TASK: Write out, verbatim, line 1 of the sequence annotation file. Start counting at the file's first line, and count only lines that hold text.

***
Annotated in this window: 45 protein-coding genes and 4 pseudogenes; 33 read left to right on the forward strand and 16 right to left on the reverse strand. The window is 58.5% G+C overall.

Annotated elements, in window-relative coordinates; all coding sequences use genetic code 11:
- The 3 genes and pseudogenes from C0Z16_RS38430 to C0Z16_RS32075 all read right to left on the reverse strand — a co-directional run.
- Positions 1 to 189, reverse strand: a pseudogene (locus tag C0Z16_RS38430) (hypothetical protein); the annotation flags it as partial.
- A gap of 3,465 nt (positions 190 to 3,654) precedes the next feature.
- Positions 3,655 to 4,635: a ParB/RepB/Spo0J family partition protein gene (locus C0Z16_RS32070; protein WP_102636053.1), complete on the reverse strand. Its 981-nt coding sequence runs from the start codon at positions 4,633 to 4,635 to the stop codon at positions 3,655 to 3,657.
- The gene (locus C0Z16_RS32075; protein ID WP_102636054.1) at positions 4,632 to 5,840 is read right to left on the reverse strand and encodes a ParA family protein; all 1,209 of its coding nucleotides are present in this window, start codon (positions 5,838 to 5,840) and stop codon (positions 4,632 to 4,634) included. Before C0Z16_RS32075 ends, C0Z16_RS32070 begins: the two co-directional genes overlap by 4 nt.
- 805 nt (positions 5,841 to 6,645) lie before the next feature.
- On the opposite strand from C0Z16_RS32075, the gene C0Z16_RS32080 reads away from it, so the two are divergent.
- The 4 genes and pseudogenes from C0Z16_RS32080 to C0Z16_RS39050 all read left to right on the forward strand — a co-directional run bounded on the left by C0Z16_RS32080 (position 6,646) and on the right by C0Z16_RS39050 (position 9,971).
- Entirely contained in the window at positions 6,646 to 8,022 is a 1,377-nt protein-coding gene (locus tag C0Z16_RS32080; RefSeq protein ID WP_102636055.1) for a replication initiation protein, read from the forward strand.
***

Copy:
Annotated in this window: 45 protein-coding genes and 4 pseudogenes; 33 read left to right on the forward strand and 16 right to left on the reverse strand. The window is 58.5% G+C overall.